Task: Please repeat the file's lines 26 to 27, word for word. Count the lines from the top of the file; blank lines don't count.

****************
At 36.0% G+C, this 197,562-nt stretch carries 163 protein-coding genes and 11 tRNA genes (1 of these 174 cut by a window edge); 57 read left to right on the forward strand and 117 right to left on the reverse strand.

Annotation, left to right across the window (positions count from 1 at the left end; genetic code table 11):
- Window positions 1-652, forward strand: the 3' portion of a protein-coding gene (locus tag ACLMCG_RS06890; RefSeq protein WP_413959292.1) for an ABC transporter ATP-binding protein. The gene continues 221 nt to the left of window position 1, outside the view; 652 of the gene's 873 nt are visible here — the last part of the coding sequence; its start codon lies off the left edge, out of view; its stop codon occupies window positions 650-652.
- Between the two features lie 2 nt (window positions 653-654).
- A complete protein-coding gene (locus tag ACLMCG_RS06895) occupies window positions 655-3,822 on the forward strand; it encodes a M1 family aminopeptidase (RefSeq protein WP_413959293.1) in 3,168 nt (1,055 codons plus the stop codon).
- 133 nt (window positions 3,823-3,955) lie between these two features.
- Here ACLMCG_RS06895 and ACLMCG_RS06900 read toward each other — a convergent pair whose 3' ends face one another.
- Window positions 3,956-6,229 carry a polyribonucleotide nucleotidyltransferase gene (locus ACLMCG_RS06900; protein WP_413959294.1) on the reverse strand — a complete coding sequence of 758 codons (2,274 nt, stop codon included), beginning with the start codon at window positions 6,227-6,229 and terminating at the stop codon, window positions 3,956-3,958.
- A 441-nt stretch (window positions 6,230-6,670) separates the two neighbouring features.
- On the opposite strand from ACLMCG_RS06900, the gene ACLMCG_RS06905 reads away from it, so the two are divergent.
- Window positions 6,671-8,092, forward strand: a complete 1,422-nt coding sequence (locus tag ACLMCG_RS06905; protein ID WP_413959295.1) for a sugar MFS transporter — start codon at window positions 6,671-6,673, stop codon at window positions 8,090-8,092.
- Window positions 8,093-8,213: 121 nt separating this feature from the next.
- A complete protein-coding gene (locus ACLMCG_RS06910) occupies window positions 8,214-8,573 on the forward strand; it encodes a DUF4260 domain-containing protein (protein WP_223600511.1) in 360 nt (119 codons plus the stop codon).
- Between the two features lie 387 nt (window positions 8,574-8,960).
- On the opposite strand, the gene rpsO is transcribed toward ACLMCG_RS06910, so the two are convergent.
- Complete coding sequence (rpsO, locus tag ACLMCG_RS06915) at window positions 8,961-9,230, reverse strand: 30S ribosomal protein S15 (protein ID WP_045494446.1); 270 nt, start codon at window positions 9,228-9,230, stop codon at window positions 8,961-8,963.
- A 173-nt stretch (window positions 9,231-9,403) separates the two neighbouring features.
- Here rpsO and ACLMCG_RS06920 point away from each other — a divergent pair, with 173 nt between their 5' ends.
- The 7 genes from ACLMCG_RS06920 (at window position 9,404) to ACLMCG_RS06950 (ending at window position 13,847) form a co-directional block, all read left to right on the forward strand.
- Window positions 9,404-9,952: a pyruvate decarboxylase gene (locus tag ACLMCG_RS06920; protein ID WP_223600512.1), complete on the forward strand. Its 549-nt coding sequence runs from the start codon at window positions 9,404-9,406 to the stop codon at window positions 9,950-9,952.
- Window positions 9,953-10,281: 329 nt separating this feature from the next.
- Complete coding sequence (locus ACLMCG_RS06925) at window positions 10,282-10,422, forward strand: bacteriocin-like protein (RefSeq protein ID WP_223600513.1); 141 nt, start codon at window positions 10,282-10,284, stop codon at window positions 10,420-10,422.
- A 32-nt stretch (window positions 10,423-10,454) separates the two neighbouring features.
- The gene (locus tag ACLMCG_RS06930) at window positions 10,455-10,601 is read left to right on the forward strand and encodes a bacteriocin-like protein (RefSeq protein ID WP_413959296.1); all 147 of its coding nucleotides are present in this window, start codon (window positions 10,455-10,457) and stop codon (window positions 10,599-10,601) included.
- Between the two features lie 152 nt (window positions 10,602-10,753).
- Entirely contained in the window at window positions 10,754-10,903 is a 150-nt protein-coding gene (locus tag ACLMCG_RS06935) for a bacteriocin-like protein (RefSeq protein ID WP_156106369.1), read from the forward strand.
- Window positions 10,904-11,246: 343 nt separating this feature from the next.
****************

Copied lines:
- Entirely contained in the window at window positions 10,754-10,903 is a 150-nt protein-coding gene (locus tag ACLMCG_RS06935) for a bacteriocin-like protein (RefSeq protein ID WP_156106369.1), read from the forward strand.
- Window positions 10,904-11,246: 343 nt separating this feature from the next.